The Big Picture
This first entry is a brief Q&A with Mark Dzuban, who took the helm of cable's standards body in February 2009 as president and CEO. (See Dzuban's the Man.)
Light Reading Cable: SCTE recently announced an education program with the Tuck School of Business at Dartmouth. How does this fit with your near-term goals of the Society?
Dzuban: This is an important piece of our education program that's been in development in 2010 to be launched in 2011. The intent is to fulfill the ability of members and our associates to come up through the ranks in a number of different institutional relationships that literally start from the entrance-level folks.
The top [centers] around the ability to leverage all the technical and operational skills we have learned into leadership skills. We have created a "workforce triangle" that has broken up the levels so we can really target programs that will optimize the ability for the workforce to evolve from literally the entrance level all the way up to leadership programs.
They really fit the need to continue developing skills, not just for those that are retiring but for new positions that are opening up based on expanding our businesses and creating much more competitive analysts, planners, and designers.
Light Reading Cable: Is there a limit to the number of SCTE members who can enroll in this program?
Dzuban: The target is about 40, give or take.
Light Reading Cable: Cable engineers have more on their plates today than ever. If you had to boil it down, what is the biggest issue facing your membership today?
Dzuban: I think there are several, but the intent is to do a better job with the larger cross-section. Certainly, we provide a lot of content for the customer-facing and the field folks. We're working on creating more content for the corporate engineering and senior leadership, so our value proposition covers literally from the customer-facing folks all the way up to the "C-suite."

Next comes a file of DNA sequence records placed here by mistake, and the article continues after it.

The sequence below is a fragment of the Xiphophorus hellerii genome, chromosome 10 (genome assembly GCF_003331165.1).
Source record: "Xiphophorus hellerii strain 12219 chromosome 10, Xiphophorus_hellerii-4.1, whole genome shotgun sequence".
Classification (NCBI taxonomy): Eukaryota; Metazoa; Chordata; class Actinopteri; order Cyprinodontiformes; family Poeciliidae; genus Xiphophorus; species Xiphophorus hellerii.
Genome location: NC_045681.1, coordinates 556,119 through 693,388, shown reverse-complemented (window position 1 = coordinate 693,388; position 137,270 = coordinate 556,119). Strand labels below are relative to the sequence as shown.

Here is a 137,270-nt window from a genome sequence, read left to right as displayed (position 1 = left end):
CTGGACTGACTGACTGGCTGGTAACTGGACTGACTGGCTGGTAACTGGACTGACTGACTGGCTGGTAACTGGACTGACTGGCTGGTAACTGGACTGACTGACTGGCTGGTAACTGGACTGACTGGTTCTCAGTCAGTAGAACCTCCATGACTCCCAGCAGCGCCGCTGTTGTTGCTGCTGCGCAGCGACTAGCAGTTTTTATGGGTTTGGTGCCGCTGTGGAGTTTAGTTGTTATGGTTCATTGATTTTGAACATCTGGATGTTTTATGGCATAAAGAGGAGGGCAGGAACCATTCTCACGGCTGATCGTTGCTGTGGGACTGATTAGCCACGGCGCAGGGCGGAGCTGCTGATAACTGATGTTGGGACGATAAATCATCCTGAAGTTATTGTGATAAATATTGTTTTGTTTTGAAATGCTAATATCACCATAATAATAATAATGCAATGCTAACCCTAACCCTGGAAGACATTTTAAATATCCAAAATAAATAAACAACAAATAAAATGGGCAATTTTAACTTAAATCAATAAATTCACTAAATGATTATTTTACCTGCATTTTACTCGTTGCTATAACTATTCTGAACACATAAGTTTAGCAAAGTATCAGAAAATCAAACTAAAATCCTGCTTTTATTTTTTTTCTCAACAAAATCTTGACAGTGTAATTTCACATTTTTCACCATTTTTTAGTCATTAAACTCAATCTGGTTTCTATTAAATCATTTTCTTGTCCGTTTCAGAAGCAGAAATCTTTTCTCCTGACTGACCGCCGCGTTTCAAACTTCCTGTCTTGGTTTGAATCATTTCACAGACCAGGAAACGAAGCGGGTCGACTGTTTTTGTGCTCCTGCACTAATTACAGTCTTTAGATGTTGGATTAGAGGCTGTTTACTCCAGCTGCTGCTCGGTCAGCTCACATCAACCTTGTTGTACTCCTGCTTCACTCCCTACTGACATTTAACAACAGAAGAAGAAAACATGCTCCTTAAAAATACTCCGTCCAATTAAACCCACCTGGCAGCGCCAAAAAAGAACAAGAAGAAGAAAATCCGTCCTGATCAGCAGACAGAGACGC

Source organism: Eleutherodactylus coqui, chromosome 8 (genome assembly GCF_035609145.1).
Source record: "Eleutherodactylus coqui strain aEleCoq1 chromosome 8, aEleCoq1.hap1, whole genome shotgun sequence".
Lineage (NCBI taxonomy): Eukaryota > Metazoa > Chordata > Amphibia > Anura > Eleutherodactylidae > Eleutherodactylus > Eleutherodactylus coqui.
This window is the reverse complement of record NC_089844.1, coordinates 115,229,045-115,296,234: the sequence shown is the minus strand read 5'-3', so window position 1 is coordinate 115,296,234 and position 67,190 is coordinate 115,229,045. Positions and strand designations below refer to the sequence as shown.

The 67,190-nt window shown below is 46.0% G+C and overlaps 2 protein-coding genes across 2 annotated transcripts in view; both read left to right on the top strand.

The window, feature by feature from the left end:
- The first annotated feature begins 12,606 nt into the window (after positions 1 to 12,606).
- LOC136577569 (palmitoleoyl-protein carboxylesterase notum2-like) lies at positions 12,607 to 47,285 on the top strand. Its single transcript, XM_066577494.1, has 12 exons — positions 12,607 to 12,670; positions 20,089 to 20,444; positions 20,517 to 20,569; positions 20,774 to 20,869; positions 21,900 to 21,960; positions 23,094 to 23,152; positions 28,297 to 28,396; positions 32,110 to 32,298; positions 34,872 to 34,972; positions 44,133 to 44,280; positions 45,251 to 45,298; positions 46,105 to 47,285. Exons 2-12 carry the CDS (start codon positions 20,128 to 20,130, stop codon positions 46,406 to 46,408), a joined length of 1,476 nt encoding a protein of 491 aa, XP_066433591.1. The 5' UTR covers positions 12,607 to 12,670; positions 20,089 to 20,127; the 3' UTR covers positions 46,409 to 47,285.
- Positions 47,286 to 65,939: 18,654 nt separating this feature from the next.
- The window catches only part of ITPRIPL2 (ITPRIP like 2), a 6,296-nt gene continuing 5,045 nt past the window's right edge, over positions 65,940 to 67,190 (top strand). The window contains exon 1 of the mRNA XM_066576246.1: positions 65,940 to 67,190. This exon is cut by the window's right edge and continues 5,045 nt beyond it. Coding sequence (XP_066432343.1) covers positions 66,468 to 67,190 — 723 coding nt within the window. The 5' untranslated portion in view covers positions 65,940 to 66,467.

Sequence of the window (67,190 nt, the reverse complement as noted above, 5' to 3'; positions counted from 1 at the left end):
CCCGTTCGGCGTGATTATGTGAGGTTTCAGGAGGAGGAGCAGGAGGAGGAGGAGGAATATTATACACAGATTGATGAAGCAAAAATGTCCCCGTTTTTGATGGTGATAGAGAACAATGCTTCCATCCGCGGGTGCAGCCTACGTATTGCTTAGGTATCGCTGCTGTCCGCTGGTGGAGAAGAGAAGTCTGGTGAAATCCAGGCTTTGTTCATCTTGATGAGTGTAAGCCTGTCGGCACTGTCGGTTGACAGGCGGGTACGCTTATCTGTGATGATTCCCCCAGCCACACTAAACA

Light Reading Cable: What are your top three priorities for SCTE as you head into 2011?
Dzuban: The first is relevance in the marketplace, becoming aligned with the technical needs and the operational needs to help build a company workforce and build a foundation for the next generation of technologists.
Last year, we had our 40th anniversary -- that was my first year on board -- and the intent is to say, hey, let's build a foundation of granite and really drive toward more higher levels of engineering and operating skills that support a much broader spectrum of existing and potential SCTE members and really the next level of engineering focus from a skills perspective.
Number two is, from a business perspective, how can that content drive bottom line? How can we improve our business opportunities, which naturally will help our constituents with career paths, jobs, and being able to position themselves better with work that is very aligned with their business?
You'll see that manifest itself at Cable-Tec Expo and the work we're doing with the NCTA (National Cable & Telecommunications Association (NCTA) ) and CableLabs . [Ed. note: The Cable Tec-Expo 2011 is set for Nov. 15-17 in Atlanta.]
The third one is to evolve SCTE into a position where we work with NCTA and CableLabs as a tri-party. We're the applied-science folks who roll up our sleeves and build and operate these networks and have skills that can meet the challenge of the next generation of technology and services. You'll hear next year about the incubator project and you'll hear about the continued development of programs with CableLabs. You already saw us this year partering with CableLabs on tools that optimize the customer experience and network performance.
— The Staff, Light Reading Cable